After turkey leftovers were gone and cookies put away in one way or another, I thought about Cooking Joyfully, the subtitle of this recipe swap. In mid-winter, Cooking Joyfully can be a challenge for me. I no longer have fresh summer tomatoes or just-picked winter squash. There are no holiday feasts to motivate me day after day and meal after meal. There is Easter, but until then, the meatless meals of Lent can get boring. “What can keep me Cooking Joyfully at this time of year?”
My conclusion was this: I have more than plenty of meal options in my cupboards, fridge and freezer which I call the pantry! And…I have to use what I have! This means rethinking my pantry. Can I consider the PANTRY as a tool (dare I say SKILL) to foster Cooking Joyfully? Even a small area to store snacks is a pantry and a privilege. Why a privilege? Here are 3 examples:
1.) If I am unhoused, food storage may be my pockets or a backpack for high-calorie food to keep me going. A church or school food pantry may sustain me, but it’s not my own. 2.) When transportation options and cash are limited, I may choose high-calorie convenience foods to satisfy the family. No time to plan out a healthy menu! 3.) American grocery stores are examples of abundance. In fact, a common source of culture shock for immigrants or for missionaries returning to the states is how much food we have. There is enough to feed a small country in one store! In our privilege, we take that for granted. Is my pantry OVER-full?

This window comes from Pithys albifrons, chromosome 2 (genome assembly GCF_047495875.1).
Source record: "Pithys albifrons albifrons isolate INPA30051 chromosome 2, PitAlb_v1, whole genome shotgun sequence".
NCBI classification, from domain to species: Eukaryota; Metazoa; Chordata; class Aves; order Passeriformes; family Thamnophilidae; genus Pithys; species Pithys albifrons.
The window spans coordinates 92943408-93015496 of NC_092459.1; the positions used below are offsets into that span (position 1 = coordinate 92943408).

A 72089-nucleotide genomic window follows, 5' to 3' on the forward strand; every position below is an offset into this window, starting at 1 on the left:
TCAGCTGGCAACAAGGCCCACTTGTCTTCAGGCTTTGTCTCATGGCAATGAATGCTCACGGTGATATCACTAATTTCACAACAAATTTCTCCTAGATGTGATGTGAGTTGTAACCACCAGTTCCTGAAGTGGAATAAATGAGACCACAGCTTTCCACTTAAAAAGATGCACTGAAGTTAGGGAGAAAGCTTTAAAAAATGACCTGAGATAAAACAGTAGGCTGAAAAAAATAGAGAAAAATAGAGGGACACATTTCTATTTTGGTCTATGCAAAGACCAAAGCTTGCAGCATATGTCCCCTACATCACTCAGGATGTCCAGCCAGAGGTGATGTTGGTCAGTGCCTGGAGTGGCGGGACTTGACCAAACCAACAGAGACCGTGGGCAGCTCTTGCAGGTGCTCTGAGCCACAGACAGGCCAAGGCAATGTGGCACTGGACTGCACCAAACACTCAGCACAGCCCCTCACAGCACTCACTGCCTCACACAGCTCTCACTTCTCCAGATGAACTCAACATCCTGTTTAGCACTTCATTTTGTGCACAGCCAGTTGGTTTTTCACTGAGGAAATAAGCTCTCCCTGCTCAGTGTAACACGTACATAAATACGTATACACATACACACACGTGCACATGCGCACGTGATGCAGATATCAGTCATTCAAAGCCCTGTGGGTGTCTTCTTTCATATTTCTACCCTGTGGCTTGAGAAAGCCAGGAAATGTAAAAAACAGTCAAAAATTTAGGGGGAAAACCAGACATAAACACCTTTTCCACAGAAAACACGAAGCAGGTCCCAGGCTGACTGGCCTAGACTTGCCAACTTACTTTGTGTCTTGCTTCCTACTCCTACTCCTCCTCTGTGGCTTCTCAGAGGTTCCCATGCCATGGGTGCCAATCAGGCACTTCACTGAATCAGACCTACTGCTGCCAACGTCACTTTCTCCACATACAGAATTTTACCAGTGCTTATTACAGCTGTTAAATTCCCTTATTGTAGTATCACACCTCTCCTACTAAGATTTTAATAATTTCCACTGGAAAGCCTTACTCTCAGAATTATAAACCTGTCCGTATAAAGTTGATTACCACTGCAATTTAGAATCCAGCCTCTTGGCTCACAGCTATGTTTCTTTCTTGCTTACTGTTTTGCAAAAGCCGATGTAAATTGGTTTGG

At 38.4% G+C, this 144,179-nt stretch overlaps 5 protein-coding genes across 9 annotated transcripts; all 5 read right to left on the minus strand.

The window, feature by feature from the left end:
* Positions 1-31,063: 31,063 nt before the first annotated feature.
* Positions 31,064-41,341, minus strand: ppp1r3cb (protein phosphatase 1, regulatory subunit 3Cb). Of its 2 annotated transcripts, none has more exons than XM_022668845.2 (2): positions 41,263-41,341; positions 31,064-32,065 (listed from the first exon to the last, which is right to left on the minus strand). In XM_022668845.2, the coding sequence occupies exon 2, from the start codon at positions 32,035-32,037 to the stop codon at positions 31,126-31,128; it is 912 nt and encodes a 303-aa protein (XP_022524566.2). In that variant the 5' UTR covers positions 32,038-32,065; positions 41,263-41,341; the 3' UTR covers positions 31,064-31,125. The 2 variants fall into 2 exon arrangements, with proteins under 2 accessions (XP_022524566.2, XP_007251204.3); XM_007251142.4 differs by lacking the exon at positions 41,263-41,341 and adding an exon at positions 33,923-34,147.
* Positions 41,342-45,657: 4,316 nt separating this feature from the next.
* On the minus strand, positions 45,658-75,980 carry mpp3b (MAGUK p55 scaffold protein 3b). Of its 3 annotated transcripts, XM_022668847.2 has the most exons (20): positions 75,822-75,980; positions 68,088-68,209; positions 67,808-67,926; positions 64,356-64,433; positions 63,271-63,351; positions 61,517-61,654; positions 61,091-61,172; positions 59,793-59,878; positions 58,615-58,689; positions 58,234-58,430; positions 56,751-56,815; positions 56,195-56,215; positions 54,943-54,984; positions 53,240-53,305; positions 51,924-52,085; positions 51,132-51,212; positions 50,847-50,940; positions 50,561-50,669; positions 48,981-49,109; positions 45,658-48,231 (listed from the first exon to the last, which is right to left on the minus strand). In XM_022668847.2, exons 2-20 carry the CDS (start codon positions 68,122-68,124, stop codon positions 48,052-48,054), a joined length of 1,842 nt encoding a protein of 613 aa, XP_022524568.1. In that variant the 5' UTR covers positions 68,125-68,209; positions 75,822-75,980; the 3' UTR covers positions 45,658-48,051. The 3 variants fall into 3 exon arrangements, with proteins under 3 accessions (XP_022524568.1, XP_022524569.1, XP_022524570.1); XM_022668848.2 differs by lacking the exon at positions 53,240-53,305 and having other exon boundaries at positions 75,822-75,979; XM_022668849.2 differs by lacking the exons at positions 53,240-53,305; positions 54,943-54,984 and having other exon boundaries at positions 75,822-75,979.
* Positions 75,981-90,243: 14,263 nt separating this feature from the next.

Consider how creating a more mindful and sustainable pantry can support Cooking Joyfully. If you're privileged to have a stocked pantry as I am, let's shop in it and cook from it with that in mind. It may lead us to live more simply and be more generous. We can start by asking ourselves a few questions.
For example: Do I know what’s in my cupboards? How many meals would I find there? What pantry items, (including fridge and freezer) do I use frequently? Which help me cook healthy food with some ease? What items are inexpensive and versatile for healthy meals and enjoyable snacks? How could I improve meal planning? Do I make a shopping list? Which grocery aisles would I like to avoid more often...snacks, soft drinks, processed foods, red meat?
Our answers will be as different as we are and, hopefully, will lead to some insight and action. We may create more JOY in the ways we interact with food. You are welcome to share your “from the pantry” and “Cooking Joyfully” recipes and experiences.
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